The catch is that I only read twelve books and saw seven movies in the theater. I’m actually pretty impressed I got even that much culture in. And they were mostly good ones—the theme this year is quality over quantity, I suppose. Can you choose six top books when you only read twelve? Can you just list all the movies you saw? Yes, you can, because this is a blogocracy.

Top six books I read in 2015:

1. The Argonauts by Maggie Nelson: Maggie Nelson says exactly what I didn't even know I was thinking, but better and smarter. I would resent her for it if I didn't feel so grateful. Here, she takes on the subjects of parenthood, step-parenthood, queer parenthood, love and happiness...but as someone who sees and knows darkness, who distrusts narrative. My Kindle version of this book is basically one big highlighted block.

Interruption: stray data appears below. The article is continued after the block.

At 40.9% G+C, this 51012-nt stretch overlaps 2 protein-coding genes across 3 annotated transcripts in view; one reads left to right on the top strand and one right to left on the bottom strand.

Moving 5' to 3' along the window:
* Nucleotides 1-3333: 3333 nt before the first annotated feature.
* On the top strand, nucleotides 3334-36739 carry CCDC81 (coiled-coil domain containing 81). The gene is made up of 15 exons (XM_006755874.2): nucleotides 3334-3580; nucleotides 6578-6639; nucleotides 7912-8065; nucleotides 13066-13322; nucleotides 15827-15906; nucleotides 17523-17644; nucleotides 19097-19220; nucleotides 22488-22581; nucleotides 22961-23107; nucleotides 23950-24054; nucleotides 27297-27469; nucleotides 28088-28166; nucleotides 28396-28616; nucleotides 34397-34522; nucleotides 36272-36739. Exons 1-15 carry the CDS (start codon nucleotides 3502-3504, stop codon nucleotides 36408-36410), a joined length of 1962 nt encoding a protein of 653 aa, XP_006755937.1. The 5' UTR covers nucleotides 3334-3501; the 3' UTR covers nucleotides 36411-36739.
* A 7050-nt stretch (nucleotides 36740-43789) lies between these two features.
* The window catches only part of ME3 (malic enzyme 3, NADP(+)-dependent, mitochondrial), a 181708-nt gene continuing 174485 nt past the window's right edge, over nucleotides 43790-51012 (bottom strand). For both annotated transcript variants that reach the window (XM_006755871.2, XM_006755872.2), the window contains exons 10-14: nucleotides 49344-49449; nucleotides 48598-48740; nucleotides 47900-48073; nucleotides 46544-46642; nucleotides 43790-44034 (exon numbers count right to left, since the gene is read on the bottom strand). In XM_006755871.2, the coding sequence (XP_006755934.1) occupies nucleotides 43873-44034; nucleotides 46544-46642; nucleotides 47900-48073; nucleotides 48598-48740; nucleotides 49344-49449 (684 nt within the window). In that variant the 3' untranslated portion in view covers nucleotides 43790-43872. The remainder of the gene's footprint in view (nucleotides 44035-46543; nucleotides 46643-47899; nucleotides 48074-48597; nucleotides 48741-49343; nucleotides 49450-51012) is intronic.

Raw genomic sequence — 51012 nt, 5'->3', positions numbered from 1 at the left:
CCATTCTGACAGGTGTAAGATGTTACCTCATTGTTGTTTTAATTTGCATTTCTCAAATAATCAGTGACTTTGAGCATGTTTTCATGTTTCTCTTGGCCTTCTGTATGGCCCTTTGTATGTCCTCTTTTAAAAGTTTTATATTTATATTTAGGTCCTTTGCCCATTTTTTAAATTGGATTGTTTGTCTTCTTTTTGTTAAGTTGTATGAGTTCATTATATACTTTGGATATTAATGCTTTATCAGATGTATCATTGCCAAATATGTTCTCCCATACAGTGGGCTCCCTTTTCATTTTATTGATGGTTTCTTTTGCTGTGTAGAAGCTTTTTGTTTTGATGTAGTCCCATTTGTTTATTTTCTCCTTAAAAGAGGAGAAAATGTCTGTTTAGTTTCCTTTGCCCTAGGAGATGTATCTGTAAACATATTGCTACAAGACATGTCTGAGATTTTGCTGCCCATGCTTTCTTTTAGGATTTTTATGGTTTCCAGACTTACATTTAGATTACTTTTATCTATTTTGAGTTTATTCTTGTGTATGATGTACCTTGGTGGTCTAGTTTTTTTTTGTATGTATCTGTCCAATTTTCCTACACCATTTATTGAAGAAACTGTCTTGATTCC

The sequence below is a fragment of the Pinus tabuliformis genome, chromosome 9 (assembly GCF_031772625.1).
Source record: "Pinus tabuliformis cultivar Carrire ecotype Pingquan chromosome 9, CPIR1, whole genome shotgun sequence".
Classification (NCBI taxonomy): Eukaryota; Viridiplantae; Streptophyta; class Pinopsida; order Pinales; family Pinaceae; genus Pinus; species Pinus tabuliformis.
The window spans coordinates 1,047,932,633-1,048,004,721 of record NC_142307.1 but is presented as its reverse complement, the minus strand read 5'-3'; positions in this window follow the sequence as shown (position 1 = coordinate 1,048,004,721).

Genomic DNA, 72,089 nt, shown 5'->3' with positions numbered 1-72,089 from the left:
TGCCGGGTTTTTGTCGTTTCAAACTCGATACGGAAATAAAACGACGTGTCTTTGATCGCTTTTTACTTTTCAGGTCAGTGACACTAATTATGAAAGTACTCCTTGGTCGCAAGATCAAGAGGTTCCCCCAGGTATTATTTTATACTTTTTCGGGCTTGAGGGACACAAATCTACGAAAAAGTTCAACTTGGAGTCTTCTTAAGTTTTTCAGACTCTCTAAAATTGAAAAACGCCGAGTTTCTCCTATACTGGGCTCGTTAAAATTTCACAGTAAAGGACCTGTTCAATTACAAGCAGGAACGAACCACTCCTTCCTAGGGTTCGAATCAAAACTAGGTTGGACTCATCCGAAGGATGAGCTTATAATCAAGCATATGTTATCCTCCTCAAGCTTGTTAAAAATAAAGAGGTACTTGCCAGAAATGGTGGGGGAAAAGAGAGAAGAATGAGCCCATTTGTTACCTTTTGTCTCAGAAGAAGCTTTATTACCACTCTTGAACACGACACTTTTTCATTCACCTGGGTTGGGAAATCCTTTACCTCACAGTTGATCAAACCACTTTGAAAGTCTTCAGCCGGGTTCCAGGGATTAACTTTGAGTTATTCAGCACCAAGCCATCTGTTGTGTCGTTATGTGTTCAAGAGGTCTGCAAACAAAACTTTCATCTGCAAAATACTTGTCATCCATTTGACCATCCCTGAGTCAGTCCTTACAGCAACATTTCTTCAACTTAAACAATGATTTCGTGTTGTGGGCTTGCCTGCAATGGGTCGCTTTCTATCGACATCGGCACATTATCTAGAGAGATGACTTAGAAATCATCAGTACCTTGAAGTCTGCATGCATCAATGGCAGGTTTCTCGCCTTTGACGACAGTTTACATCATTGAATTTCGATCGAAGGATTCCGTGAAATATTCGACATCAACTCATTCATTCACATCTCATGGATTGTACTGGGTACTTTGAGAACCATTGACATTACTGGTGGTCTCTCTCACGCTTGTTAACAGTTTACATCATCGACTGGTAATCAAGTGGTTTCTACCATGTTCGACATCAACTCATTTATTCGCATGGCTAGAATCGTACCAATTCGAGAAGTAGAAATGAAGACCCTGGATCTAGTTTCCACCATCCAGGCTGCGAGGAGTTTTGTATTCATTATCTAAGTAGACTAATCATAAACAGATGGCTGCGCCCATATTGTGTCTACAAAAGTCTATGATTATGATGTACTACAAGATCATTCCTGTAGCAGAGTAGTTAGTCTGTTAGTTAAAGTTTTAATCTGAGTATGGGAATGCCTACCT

2. We Are All Completely Beside Ourselves by Karen Joy Fowler: You know that thing where you're reading four books at once and then one of them takes the lead and you put all the others aside? This is that book. Karen Joy Fowler is a masterful storyteller, playing with time and memory to tell this story of a family torn apart by a sister's disappearance. She layers mysteries like a chef would layer pastry; the result is elegant and buttery, and you would never know how much work probably went into it. I don't want to give away too much (there are several twists, but even the semi-obvious one took me by surprise), so I'll just say that it's hard to write about animals and their rights (or lack thereof) without getting maudlin, cutesy or dogmatic. This book is none of those things.